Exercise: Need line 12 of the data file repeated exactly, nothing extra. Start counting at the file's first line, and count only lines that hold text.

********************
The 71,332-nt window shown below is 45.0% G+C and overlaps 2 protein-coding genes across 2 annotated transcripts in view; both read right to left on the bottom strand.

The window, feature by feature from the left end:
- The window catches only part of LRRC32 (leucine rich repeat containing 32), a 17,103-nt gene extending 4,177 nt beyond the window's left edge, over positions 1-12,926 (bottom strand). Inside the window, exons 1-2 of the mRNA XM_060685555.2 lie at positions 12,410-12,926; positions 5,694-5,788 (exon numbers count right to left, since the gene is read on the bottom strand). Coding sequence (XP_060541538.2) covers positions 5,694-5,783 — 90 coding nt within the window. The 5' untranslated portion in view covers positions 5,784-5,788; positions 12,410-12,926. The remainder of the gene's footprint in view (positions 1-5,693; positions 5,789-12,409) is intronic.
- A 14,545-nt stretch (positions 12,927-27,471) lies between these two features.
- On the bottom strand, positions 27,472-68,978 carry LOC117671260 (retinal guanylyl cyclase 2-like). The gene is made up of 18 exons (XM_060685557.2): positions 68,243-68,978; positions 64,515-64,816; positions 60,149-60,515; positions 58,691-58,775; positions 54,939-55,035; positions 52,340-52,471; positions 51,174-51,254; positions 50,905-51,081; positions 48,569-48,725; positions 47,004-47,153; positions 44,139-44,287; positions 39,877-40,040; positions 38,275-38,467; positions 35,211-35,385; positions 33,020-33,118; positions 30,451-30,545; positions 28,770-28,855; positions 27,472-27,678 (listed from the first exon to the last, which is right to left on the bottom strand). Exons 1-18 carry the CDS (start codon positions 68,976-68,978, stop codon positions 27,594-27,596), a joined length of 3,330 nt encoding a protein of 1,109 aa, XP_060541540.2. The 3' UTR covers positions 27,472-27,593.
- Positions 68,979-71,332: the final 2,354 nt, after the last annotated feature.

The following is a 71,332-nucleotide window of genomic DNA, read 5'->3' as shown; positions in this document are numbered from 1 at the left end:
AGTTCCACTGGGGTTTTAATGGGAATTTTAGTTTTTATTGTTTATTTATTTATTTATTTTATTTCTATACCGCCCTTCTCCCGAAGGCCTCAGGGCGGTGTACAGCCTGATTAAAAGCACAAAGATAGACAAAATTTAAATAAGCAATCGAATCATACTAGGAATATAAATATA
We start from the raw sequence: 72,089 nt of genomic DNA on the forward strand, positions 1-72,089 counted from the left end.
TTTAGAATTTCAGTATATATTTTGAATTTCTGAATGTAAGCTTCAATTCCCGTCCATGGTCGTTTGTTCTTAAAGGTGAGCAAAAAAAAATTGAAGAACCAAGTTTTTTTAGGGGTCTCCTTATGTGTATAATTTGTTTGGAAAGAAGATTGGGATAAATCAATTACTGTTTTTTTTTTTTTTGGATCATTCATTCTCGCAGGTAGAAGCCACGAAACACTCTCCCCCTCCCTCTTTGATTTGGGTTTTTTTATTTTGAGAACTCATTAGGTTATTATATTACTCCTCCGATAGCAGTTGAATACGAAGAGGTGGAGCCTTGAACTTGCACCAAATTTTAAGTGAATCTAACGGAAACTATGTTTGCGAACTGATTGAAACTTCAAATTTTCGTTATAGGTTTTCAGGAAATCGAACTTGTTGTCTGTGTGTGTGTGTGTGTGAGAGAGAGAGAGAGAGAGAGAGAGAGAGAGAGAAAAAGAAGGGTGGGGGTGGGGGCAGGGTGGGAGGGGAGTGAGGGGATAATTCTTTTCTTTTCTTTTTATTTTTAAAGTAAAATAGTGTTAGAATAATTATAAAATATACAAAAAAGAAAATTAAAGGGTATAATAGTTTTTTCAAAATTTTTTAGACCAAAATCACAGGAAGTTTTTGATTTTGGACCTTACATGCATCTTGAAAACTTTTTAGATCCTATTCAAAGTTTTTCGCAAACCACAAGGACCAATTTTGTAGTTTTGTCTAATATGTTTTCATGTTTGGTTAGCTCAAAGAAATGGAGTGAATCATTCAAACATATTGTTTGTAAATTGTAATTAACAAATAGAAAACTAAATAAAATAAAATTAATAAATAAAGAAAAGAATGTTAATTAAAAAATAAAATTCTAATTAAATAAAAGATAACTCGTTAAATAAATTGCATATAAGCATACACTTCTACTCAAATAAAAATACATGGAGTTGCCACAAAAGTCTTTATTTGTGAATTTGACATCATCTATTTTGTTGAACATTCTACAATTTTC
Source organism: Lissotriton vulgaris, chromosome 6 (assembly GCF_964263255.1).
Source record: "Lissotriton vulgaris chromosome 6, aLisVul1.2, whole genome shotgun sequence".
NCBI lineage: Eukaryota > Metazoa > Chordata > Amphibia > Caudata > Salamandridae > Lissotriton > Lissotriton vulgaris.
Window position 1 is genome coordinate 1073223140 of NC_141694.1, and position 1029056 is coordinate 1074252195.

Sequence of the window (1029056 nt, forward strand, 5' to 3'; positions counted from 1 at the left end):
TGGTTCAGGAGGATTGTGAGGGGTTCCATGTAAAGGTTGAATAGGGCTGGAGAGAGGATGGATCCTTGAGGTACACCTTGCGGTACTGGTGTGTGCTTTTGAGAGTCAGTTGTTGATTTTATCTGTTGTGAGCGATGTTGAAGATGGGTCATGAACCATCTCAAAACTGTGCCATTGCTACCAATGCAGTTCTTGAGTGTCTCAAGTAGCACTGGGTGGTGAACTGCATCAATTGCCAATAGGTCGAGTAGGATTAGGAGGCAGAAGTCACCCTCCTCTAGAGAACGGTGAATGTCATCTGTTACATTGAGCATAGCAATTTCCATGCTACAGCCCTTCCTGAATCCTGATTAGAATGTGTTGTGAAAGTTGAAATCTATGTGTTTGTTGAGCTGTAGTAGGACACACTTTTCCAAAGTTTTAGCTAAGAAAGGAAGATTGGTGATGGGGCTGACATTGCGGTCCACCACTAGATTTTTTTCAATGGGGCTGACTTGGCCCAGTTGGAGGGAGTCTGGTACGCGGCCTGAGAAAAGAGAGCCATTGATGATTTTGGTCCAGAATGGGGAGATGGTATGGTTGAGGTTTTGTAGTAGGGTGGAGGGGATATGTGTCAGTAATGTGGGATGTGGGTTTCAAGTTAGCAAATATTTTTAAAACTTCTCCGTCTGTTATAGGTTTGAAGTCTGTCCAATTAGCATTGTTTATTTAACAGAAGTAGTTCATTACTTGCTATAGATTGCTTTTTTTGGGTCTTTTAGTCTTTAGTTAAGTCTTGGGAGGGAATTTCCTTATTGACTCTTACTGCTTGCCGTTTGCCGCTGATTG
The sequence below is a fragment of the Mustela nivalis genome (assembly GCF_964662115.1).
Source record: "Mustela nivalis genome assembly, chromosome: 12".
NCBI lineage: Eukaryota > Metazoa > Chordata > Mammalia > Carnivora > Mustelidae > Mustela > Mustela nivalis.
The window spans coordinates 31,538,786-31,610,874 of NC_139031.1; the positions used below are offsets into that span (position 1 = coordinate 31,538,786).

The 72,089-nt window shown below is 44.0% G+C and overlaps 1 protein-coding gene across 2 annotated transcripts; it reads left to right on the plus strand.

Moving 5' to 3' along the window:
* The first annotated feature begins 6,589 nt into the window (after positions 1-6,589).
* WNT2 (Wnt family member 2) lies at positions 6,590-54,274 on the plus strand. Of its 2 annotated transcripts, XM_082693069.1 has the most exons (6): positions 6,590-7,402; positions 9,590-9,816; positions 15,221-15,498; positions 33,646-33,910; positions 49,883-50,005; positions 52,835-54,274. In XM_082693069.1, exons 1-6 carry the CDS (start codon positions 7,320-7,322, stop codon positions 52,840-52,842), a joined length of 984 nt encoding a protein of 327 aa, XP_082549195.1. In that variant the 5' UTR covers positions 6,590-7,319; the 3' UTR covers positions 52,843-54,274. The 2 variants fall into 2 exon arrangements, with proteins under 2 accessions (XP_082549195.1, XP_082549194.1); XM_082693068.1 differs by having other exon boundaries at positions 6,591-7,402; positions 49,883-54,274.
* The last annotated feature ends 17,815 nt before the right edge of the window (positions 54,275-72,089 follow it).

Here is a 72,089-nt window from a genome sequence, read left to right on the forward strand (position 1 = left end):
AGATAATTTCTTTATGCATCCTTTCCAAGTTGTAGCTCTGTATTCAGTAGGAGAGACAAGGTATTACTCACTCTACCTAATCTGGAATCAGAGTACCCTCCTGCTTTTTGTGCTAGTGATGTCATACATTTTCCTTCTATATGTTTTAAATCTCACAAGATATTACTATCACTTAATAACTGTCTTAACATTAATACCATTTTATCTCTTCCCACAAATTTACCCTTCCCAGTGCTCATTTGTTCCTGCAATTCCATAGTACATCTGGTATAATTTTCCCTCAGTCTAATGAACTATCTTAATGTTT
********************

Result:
Source record: "Lissotriton vulgaris chromosome 6, aLisVul1.2, whole genome shotgun sequence".